In the third place, why does the Quran stipulate the number “four”? Why not three or five wives? The number four would appear to be an arbitrary number with no significance—at least, none is given. Though the passage in question indicates the criterion of a man’s ability to do justice to those he marries, there is no reason to specify the number four, since men would vary a great deal in the number of women that they would have the ability to manage fairly.
The answer may be seen in the influence of the contemporaneous Jewish population of Arabia. Sixth century Arabia was a tribal oriented society that relied heavily on oral communication in social interactions. Muhammad would have been the recipient of considerable information conveyed orally by his Jewish, and even Christian, contemporaries. Many tales, fables, and rabbinical traditions undoubtedly circulated among the Jewish tribes of Arabia. The Jews themselves probably were lacking in book-learning, having been separated from the mainstream of Jewish thought and intellectual development in their migration to the Arabian peninsula. The evidence demonstrates that the author of the Quran borrowed extensively from Jewish and other sources. The ancient Talmudic record (Arbah Turim, Ev. Hazaer, 1) stated: “A man may marry many wives, for Rabba saith it is lawful to do so, if he can provide for them. Nevertheless, the wise men have given good advice, that a man should not marry more than four wives” (see Rodwell, 1950, p. 411; Tisdall, 1905, pp. 129-130). The similarity with the wording of the Quran is too striking to be coincidental. It can be argued quite convincingly that the magic number of four was drawn from currently circulating Jewish teaching.


Miller, Dave (2004), “Muhammad’s Polygamy,” http://www.apologeticspress.org/articles/2219.
Rodwell, J.M., trans. (1950 reprint), The Koran (London: J.M. Dent and Sons).
Tisdall, W. St. Clair (1905), The Original Sources of the Quran (London: Society for Promoting Christian Knowledge).

The Silence of the Scriptures: An Argument for Inspiration by Wayne Jackson, M.A.


The Silence of the Scriptures: An Argument for Inspiration

by  Wayne Jackson, M.A.

J.W. McGarvey (1829-1911) once was characterized by The London Times as the greatest Bible scholar on either side of the Atlantic. There is no question but that the professor of sacred history in the College of the Bible at Lexington, Kentucky (where he taught for forty-six years) was one of the most skillful defenders of the Scriptures in his day. His books on Christian evidences, and other topics, are still classics and should be circulated widely.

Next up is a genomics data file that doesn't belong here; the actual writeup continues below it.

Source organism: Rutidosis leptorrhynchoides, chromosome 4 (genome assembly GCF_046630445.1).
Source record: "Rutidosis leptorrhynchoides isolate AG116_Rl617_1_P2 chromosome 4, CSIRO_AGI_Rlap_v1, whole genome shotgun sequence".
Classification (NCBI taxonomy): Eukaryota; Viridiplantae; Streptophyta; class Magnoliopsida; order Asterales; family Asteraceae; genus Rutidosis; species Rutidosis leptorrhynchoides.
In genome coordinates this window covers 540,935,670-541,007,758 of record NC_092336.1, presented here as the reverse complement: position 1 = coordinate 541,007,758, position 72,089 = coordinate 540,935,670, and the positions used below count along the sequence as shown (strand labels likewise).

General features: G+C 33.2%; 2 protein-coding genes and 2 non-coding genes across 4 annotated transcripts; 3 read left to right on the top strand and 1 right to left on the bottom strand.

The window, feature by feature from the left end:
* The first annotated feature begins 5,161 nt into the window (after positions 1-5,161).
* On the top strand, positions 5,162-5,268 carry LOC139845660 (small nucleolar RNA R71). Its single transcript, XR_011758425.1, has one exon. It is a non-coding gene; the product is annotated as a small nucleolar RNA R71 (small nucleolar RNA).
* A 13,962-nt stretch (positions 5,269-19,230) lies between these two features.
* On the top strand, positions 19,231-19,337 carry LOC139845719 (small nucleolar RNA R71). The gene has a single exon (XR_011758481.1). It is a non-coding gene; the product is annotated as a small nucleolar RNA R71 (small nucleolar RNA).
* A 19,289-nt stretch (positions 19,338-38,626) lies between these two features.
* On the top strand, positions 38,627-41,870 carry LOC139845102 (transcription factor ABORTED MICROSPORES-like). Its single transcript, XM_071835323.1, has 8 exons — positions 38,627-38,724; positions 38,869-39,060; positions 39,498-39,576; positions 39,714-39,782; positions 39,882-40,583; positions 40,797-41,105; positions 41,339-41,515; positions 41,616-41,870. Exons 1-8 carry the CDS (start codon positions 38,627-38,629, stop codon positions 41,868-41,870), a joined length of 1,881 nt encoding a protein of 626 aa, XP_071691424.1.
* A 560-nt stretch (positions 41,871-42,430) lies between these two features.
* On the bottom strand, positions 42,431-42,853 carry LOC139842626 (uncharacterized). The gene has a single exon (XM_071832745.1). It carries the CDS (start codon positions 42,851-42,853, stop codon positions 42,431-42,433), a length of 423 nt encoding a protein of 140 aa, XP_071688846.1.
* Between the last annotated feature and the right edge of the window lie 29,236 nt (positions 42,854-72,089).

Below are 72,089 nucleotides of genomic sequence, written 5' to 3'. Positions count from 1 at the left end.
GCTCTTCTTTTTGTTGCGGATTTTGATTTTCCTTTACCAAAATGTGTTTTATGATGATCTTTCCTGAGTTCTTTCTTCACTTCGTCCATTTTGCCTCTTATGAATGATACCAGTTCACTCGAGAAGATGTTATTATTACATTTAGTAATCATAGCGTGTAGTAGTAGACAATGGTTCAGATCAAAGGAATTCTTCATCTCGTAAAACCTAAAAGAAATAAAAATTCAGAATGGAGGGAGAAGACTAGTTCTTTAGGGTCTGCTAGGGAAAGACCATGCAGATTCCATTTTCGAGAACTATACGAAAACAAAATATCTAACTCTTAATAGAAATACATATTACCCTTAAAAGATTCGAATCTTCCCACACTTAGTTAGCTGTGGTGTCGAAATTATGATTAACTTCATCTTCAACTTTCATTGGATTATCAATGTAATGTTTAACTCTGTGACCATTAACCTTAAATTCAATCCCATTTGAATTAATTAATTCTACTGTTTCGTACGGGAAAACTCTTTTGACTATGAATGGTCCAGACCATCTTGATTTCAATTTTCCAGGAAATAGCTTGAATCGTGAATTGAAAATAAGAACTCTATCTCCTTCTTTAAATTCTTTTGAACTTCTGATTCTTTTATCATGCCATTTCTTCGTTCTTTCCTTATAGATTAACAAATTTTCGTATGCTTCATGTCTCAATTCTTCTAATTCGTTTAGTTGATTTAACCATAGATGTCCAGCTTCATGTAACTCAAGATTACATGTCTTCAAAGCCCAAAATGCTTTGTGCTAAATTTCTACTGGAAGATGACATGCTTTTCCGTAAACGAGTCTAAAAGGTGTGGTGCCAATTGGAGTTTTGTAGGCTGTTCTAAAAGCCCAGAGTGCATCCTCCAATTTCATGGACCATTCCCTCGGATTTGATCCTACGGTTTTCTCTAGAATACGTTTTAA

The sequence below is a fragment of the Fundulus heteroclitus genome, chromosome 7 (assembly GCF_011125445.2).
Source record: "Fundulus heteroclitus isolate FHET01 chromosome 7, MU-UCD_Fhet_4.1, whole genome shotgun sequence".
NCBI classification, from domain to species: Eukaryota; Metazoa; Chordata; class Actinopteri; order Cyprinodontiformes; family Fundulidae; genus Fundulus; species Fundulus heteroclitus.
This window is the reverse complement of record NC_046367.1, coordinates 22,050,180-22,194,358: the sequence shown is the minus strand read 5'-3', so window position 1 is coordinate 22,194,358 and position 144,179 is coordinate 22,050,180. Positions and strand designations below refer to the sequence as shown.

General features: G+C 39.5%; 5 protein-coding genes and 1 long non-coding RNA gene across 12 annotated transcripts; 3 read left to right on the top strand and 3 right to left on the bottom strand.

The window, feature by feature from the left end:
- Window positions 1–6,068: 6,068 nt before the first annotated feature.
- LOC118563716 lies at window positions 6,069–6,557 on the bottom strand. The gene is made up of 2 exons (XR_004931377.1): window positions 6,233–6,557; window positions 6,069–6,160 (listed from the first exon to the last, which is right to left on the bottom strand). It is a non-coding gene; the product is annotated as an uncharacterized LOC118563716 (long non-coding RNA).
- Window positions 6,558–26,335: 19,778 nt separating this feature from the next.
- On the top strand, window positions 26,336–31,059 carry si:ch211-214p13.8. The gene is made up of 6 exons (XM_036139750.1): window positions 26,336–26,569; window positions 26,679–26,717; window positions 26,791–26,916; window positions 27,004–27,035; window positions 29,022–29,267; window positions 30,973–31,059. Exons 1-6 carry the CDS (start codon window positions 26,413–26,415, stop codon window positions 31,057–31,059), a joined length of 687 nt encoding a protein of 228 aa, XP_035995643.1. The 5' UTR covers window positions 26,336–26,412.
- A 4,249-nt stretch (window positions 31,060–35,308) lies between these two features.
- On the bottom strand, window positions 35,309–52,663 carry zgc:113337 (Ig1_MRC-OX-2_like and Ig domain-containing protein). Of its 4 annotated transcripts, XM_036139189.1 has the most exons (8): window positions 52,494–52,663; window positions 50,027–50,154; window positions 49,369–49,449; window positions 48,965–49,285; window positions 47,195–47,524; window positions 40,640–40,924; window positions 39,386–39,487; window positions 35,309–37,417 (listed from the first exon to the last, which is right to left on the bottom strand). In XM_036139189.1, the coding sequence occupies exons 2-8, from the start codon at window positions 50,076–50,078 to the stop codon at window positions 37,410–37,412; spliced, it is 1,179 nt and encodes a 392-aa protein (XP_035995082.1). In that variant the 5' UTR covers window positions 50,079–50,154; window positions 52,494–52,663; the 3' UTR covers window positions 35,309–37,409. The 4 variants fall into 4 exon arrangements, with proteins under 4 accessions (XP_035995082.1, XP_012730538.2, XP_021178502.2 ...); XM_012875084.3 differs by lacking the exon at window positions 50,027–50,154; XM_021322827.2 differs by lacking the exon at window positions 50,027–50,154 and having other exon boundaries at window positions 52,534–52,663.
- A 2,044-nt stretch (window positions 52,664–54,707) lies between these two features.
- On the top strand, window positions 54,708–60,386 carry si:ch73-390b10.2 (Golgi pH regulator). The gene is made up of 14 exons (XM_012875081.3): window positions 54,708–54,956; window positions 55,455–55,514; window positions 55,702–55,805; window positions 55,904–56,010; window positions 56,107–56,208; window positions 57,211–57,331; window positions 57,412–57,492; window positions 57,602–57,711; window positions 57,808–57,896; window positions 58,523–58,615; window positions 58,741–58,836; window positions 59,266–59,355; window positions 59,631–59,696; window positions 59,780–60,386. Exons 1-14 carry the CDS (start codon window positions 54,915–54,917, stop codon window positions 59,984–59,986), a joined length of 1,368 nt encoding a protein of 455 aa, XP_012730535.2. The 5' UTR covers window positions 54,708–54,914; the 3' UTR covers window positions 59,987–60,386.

In the summer of 1893, McGarvey delivered a lecture on the “Inspiration of the Scriptures” before the YMCA at the University of Missouri. His arguments appealed mainly to certain internal evidences from the New Testament itself that argue for the Bible’s supernatural origin. One of McGarvey’s points was this: the very brevity of the New Testament narratives is astounding. For example, in connection with some of the most dramatic episodes of the New Testament, where we would expect the writers to satisfy our longing for loads of details, the sacred narrative contains only abbreviated descriptions.
Consider the episode of Christ’s baptism. How many pages might have been consumed in describing this epochal event, had such been left to the literary skill of human authors? God broke a verbal silence of fifteen centuries and audibly acknowledged His beloved Son. And yet, Matthew records the circumstance with but a dozen lines, Mark and Luke utilize about half that space, and John has only a sentence of about twelve words describing the occasion. McGarvey asked: “What man with a writer’s instinct could have stopped short of many pages in describing the scene so as to do it justice?” (n.d., p. 6). The scholarly professor cited other equally impressive examples of the startling restraint employed by the New Testament writers. It is quite reasonable, he argued, to conclude that God Himself was supervising the composition of the documents. The Bible was not designed to satisfy our inquisitiveness. Only such materials as were consistent with the Lord’s higher purpose were incorporated into the text.
McGarvey’s argument is quite compelling. Moreover, we are convinced that it may be pursued even further. A strong case can be made in favor of the Bible’s inspiration on the basis of things that it omits altogether. In other words, the silence of the Scriptures—in areas where human curiosity clamors for additional information—is another internal evidence that reflects the heavenly origin of the biblical documents. Let us consider this matter.


The Bible begins with the simple declarative, “In the beginning God created the heavens and the earth.” Neither in Genesis 1, nor elsewhere in Holy Writ, is any attempt made to explain the origin of the Creator of the Universe. His self-existence is assumed as a primary truth. The prophets speak of His eternal presence without any adorning explanation. From everlasting to everlasting, He is the eternal God (cf. Psalm 90:2 and Deuteronomy 33:27).